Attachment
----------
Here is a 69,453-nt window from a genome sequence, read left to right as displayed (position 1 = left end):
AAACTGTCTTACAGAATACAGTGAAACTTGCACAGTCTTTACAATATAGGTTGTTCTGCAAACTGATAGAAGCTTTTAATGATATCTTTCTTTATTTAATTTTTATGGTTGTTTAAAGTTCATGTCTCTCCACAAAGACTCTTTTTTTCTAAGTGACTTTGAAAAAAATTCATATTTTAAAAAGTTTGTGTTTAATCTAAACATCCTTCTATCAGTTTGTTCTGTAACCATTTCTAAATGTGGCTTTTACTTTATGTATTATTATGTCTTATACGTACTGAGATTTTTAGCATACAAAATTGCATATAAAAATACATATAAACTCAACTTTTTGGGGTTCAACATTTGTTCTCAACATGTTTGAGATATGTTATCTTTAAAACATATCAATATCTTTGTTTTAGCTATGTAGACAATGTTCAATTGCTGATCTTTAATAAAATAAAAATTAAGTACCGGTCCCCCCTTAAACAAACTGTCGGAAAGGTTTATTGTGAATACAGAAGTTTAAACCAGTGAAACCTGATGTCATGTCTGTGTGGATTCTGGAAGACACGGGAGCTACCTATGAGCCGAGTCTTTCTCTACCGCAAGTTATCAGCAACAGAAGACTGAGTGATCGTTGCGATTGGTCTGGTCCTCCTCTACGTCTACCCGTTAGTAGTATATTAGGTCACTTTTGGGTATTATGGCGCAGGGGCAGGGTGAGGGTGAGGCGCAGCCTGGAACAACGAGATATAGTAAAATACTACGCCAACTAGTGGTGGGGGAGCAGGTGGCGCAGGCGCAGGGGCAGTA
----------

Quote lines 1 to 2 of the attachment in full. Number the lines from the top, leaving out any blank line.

Here is a 69,453-nt window from a genome sequence, read left to right as displayed (position 1 = left end):
AAACTGTCTTACAGAATACAGTGAAACTTGCACAGTCTTTACAATATAGGTTGTTCTGCAAACTGATAGAAGCTTTTAATGATATCTTTCTTTATTTAATTTTTATGGTTGTTTAAAGTTCATGTCTCTCCACAAAGACTCTTTTTTTCTAAGTGACTTTGAAAAAAATTCATATTTTAAAAAGTTTGTGTTTAATCTAAACATCCTTCTATCAGTTTGTTCTGTAACCATTTCTAAATGTGGCTTTTACTTTATGTATTATTATGTCTTATACGTACTGAGATTTTTAGCATACAAAATTGCATATAAAAATACATATAAACTCAACTTTTTGGGGTTCAACATTTGTTCTCAACATGTTTGAGATATGTTATCTTTAAAACATATCAATATCTTTGTTTTAGCTATGTAGACAATGTTCAATTGCTGATCTTTAATAAAATAAAAATTAAGTACCGGTCCCCCCTTAAACAAACTGTCGGAAAGGTTTATTGTGAATACAGAAGTTTAAACCAGTGAAACCTGATGTCATGTCTGTGTGGATTCTGGAAGACACGGGAGCTACCTATGAGCCGAGTCTTTCTCTACCGCAAGTTATCAGCAACAGAAGACTGAGTGATCGTTGCGATTGGTCTGGTCCTCCTCTACGTCTACCCGTTAGTAGTATATTAGGTCACTTTTGGGTATTATGGCGCAGGGGCAGGGTGAGGGTGAGGCGCAGCCTGGAACAACGAGATATAGTAAAATACTACGCCAACTAGTGGTGGGGGAGCAGGTGGCGCAGGCGCAGGGGCAGTA